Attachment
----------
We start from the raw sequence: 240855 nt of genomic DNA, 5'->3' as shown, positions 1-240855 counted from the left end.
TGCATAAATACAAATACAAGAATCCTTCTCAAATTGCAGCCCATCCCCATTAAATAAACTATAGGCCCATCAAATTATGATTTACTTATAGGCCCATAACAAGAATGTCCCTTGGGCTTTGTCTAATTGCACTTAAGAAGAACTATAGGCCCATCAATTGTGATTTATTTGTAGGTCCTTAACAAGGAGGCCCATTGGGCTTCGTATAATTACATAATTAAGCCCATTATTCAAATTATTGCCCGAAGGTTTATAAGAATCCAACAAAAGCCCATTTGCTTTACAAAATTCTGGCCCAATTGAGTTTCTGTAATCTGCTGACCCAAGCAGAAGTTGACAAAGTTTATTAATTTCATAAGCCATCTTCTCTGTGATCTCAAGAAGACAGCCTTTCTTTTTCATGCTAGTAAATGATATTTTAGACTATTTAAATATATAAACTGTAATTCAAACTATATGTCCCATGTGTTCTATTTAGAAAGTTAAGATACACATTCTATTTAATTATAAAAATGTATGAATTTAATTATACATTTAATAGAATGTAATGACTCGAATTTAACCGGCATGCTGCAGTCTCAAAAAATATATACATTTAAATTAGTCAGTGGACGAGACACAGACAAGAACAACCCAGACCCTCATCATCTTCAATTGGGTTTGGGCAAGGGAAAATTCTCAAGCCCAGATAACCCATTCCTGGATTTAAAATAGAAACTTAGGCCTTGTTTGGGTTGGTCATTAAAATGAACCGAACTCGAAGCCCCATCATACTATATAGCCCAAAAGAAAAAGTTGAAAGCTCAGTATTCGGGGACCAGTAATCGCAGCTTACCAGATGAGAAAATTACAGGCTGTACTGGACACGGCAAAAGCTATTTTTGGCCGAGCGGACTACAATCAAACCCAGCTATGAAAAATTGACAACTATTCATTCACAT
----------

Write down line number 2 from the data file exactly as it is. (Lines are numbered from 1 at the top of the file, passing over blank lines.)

TGCATAAATACAAATACAAGAATCCTTCTCAAATTGCAGCCCATCCCCATTAAATAAACTATAGGCCCATCAAATTATGATTTACTTATAGGCCCATAACAAGAATGTCCCTTGGGCTTTGTCTAATTGCACTTAAGAAGAACTATAGGCCCATCAATTGTGATTTATTTGTAGGTCCTTAACAAGGAGGCCCATTGGGCTTCGTATAATTACATAATTAAGCCCATTATTCAAATTATTGCCCGAAGGTTTATAAGAATCCAACAAAAGCCCATTTGCTTTACAAAATTCTGGCCCAATTGAGTTTCTGTAATCTGCTGACCCAAGCAGAAGTTGACAAAGTTTATTAATTTCATAAGCCATCTTCTCTGTGATCTCAAGAAGACAGCCTTTCTTTTTCATGCTAGTAAATGATATTTTAGACTATTTAAATATATAAACTGTAATTCAAACTATATGTCCCATGTGTTCTATTTAGAAAGTTAAGATACACATTCTATTTAATTATAAAAATGTATGAATTTAATTATACATTTAATAGAATGTAATGACTCGAATTTAACCGGCATGCTGCAGTCTCAAAAAATATATACATTTAAATTAGTCAGTGGACGAGACACAGACAAGAACAACCCAGACCCTCATCATCTTCAATTGGGTTTGGGCAAGGGAAAATTCTCAAGCCCAGATAACCCATTCCTGGATTTAAAATAGAAACTTAGGCCTTGTTTGGGTTGGTCATTAAAATGAACCGAACTCGAAGCCCCATCATACTATATAGCCCAAAAGAAAAAGTTGAAAGCTCAGTATTCGGGGACCAGTAATCGCAGCTTACCAGATGAGAAAATTACAGGCTGTACTGGACACGGCAAAAGCTATTTTTGGCCGAGCGGACTACAATCAAACCCAGCTATGAAAAATTGACAACTATTCATTCACAT